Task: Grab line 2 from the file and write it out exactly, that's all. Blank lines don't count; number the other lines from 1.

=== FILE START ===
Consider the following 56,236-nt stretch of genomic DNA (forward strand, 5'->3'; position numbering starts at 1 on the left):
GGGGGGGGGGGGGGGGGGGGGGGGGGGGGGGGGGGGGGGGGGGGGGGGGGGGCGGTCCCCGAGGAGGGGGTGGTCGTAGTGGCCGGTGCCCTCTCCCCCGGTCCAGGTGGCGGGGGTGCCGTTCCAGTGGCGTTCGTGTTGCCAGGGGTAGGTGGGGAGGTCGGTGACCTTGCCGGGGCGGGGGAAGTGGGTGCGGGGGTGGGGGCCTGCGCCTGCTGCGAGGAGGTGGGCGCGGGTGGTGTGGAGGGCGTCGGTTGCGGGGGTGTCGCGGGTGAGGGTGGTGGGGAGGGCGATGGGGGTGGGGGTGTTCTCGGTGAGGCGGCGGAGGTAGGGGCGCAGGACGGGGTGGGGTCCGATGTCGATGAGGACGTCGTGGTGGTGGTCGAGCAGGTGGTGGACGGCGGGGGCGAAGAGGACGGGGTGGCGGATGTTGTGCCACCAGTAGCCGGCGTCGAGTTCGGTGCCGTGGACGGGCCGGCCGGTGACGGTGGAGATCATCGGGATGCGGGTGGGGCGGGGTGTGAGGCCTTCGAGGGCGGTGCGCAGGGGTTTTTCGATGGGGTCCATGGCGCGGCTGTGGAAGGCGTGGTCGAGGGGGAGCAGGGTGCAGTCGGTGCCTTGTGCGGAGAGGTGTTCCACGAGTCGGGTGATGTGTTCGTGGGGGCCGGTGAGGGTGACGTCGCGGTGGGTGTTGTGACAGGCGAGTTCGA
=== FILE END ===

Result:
GGGGGGGGGGGGGGGGGGGGGGGGGGGGGGGGGGGGGGGGGGGGGGGGGGGGCGGTCCCCGAGGAGGGGGTGGTCGTAGTGGCCGGTGCCCTCTCCCCCGGTCCAGGTGGCGGGGGTGCCGTTCCAGTGGCGTTCGTGTTGCCAGGGGTAGGTGGGGAGGTCGGTGACCTTGCCGGGGCGGGGGAAGTGGGTGCGGGGGTGGGGGCCTGCGCCTGCTGCGAGGAGGTGGGCGCGGGTGGTGTGGAGGGCGTCGGTTGCGGGGGTGTCGCGGGTGAGGGTGGTGGGGAGGGCGATGGGGGTGGGGGTGTTCTCGGTGAGGCGGCGGAGGTAGGGGCGCAGGACGGGGTGGGGTCCGATGTCGATGAGGACGTCGTGGTGGTGGTCGAGCAGGTGGTGGACGGCGGGGGCGAAGAGGACGGGGTGGCGGATGTTGTGCCACCAGTAGCCGGCGTCGAGTTCGGTGCCGTGGACGGGCCGGCCGGTGACGGTGGAGATCATCGGGATGCGGGTGGGGCGGGGTGTGAGGCCTTCGAGGGCGGTGCGCAGGGGTTTTTCGATGGGGTCCATGGCGCGGCTGTGGAAGGCGTGGTCGAGGGGGAGCAGGGTGCAGTCGGTGCCTTGTGCGGAGAGGTGTTCCACGAGTCGGGTGATGTGTTCGTGGGGGCCGGTGAGGGTGACGTCGCGGTGGGTGTTGTGACAGGCGAGTTCGA